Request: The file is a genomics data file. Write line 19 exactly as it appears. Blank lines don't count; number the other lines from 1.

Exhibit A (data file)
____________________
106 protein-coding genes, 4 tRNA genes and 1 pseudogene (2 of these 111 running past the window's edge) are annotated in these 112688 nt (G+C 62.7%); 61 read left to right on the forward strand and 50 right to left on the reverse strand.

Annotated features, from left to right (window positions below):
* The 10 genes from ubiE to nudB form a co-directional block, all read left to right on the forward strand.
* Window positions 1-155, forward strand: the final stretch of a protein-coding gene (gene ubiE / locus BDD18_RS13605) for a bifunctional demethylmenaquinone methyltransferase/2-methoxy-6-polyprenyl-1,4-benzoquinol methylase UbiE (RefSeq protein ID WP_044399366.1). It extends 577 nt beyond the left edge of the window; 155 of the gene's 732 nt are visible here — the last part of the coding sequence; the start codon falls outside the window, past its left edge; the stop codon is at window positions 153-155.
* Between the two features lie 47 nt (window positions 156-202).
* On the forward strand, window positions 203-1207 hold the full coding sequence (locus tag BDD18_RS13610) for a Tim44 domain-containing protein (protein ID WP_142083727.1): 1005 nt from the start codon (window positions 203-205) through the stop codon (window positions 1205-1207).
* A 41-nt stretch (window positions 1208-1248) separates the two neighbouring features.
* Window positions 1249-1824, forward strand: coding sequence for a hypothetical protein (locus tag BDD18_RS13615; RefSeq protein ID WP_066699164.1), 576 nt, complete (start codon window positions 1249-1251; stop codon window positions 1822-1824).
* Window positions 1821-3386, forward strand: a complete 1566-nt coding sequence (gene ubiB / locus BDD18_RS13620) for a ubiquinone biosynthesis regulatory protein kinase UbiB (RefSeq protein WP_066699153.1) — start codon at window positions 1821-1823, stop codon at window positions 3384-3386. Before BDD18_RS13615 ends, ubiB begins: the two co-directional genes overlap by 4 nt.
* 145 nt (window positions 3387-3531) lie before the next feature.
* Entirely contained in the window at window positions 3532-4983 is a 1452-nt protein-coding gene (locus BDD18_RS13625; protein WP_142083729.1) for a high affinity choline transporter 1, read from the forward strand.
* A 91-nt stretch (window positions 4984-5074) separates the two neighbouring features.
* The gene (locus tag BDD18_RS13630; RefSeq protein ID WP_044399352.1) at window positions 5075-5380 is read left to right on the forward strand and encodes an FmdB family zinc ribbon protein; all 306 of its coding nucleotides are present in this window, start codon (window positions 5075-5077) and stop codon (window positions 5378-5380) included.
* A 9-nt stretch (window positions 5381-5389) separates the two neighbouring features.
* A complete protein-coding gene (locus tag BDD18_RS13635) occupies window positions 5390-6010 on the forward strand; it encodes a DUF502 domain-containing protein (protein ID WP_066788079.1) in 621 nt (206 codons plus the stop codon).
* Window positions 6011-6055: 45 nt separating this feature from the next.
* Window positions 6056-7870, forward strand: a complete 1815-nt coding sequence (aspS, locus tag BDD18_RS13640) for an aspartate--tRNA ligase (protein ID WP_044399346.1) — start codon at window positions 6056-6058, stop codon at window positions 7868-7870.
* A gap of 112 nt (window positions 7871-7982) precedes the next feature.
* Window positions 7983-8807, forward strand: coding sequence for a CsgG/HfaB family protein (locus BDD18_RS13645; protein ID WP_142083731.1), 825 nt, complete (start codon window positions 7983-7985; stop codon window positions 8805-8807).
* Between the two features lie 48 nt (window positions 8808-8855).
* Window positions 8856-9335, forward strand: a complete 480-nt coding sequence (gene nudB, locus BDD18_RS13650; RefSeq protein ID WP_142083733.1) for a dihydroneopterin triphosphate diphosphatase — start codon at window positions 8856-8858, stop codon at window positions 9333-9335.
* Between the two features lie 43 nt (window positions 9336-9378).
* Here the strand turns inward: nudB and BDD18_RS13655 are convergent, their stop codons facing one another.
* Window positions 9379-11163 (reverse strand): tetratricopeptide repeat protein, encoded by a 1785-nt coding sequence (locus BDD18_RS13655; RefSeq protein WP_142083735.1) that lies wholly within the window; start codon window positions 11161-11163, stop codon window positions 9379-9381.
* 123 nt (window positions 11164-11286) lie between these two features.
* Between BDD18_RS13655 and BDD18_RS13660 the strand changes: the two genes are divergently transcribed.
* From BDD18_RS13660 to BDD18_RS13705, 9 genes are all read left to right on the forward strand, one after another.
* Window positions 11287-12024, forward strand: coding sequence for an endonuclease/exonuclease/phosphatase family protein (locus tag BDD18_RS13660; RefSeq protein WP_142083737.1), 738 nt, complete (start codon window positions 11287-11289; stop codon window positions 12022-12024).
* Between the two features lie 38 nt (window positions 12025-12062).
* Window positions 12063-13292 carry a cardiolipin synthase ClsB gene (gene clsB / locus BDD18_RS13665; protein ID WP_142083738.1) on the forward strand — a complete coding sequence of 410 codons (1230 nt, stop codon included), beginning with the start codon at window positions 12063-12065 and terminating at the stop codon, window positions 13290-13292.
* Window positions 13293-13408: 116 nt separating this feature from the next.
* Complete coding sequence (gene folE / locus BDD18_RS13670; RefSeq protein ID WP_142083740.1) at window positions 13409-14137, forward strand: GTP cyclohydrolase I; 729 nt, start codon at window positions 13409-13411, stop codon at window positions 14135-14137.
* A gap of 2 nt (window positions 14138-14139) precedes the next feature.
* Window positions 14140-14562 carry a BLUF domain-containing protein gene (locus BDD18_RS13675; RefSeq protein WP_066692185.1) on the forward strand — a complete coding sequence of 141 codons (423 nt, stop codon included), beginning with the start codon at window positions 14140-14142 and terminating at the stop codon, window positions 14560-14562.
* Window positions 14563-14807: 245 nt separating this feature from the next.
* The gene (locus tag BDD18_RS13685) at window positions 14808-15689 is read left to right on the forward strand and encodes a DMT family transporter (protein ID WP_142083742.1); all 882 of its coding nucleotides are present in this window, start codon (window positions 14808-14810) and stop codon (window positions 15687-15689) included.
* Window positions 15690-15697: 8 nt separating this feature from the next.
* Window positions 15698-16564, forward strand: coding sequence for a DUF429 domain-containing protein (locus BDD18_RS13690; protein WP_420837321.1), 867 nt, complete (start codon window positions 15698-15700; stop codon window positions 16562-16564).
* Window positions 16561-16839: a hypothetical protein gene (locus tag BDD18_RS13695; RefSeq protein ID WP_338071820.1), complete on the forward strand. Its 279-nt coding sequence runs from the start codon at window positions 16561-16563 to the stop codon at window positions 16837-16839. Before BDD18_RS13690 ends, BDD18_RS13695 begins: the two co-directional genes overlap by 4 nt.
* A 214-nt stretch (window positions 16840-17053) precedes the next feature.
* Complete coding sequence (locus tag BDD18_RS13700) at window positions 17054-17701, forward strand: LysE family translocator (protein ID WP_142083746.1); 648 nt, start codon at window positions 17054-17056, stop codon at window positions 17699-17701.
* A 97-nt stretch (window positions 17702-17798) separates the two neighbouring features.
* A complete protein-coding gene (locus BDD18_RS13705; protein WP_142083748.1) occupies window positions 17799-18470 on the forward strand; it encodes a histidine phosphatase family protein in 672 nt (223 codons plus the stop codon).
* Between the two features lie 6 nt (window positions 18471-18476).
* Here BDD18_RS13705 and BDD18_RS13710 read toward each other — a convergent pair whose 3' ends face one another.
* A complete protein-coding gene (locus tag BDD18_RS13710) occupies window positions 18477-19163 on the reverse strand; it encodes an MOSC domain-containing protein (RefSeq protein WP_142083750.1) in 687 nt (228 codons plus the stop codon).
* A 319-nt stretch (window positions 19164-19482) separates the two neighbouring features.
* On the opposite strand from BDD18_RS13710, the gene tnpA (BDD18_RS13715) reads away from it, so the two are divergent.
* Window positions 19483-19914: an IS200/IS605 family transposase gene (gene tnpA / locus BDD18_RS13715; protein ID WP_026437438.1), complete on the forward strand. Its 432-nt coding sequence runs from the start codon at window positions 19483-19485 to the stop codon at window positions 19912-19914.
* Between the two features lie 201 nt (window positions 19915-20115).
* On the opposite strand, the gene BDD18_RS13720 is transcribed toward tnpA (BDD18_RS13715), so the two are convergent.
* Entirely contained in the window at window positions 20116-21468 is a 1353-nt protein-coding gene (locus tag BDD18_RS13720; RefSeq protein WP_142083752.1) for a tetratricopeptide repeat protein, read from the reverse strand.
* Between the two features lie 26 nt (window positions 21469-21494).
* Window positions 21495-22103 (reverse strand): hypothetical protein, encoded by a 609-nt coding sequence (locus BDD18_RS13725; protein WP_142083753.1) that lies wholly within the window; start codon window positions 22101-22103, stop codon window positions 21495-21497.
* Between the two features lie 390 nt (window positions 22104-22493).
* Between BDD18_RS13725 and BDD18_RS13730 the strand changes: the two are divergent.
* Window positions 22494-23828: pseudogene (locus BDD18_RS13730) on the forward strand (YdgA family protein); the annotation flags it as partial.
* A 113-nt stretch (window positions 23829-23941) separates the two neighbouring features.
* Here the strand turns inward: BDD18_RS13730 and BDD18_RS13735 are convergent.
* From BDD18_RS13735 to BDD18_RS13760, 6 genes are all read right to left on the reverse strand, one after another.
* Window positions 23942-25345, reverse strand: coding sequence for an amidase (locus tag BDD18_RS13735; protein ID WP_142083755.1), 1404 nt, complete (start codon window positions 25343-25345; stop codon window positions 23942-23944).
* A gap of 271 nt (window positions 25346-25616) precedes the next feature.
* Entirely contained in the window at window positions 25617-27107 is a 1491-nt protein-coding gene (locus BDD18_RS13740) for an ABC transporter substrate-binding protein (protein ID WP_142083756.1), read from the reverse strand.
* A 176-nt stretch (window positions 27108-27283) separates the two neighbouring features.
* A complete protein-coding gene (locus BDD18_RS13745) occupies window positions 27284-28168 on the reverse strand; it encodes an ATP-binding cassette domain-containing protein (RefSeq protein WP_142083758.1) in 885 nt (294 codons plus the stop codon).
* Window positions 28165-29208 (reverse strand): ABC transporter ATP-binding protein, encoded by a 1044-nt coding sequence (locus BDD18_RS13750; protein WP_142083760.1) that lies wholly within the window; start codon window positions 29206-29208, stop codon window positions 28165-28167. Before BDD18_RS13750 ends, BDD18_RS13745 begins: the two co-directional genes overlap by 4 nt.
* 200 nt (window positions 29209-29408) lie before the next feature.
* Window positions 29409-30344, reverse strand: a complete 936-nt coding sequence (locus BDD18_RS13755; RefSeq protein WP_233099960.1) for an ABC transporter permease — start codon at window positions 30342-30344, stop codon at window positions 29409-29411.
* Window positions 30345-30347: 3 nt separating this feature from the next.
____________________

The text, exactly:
* Window positions 7983-8807, forward strand: coding sequence for a CsgG/HfaB family protein (locus BDD18_RS13645; protein ID WP_142083731.1), 825 nt, complete (start codon window positions 7983-7985; stop codon window positions 8805-8807).